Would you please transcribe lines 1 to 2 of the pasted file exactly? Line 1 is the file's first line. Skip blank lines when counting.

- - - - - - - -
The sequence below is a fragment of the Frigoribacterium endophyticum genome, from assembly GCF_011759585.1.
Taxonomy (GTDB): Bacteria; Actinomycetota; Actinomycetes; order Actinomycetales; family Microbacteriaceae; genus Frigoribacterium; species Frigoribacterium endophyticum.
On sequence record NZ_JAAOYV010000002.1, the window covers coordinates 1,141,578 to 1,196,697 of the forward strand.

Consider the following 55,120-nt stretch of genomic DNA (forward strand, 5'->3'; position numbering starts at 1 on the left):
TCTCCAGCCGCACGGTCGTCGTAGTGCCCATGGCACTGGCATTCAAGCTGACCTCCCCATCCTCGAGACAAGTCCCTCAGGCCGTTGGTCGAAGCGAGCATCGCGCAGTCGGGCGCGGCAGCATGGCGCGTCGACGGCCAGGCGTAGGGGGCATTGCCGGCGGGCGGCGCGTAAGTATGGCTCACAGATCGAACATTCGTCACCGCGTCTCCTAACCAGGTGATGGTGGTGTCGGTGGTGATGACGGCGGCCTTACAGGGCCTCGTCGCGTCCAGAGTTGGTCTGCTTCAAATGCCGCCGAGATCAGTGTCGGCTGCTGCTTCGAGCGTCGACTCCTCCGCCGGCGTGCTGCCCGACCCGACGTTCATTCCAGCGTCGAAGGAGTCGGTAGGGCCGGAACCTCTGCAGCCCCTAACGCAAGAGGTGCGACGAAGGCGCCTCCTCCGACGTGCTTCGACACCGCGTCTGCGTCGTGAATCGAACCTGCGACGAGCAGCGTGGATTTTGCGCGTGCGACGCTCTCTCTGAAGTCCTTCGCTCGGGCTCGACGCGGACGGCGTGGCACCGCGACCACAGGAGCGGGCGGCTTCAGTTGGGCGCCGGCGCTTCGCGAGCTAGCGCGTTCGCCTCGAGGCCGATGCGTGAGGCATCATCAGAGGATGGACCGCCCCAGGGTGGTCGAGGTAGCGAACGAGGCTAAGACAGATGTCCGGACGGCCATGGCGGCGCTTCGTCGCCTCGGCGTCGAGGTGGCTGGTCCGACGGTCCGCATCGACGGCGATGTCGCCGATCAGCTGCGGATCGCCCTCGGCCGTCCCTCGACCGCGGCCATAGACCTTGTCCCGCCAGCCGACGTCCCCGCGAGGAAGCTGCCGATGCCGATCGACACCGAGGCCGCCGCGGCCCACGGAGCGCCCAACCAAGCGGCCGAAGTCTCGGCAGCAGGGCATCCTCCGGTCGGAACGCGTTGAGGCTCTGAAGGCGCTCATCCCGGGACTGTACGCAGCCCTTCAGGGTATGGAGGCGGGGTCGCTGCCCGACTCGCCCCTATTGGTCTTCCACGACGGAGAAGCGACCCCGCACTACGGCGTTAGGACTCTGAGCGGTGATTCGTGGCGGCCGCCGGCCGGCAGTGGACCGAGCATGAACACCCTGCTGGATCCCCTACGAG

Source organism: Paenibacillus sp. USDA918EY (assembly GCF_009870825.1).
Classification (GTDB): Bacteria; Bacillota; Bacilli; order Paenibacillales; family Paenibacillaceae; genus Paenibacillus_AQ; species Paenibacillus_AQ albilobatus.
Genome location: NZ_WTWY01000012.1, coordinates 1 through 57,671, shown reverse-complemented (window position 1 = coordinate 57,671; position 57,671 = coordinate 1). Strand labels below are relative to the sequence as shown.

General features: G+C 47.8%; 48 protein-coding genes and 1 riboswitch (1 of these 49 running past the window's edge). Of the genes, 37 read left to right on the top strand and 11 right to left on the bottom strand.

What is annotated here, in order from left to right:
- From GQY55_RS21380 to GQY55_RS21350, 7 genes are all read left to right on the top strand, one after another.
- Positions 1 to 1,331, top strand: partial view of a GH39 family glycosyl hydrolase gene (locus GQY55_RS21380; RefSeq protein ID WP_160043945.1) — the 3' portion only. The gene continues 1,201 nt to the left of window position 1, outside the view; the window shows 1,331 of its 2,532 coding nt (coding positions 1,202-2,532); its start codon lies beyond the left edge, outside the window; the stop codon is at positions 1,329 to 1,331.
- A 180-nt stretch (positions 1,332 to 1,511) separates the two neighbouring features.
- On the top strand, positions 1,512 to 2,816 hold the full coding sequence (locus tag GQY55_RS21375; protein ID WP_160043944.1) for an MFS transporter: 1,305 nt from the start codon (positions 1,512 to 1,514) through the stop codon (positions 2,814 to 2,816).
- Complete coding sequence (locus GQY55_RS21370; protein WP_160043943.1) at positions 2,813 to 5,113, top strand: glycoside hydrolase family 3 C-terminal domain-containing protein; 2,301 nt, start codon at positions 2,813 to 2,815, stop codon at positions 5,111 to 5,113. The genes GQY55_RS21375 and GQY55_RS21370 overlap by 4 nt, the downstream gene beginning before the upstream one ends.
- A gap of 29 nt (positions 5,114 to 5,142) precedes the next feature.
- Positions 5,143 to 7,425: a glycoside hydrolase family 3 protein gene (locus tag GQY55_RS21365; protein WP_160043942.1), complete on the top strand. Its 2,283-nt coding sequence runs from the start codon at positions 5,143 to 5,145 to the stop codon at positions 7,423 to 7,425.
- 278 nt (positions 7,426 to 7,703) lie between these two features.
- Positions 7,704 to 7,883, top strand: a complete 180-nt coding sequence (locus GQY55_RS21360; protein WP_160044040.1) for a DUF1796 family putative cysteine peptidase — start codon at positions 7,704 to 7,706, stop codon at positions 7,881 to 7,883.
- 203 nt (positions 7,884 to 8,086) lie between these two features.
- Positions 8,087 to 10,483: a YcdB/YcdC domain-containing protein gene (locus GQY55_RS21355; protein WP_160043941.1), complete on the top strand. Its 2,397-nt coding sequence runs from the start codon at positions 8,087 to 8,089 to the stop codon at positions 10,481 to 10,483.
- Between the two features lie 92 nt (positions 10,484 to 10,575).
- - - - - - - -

The sequence below is a fragment of the Frigoribacterium endophyticum genome, from assembly GCF_011759585.1.
Taxonomy (GTDB): Bacteria; Actinomycetota; Actinomycetes; order Actinomycetales; family Microbacteriaceae; genus Frigoribacterium; species Frigoribacterium endophyticum.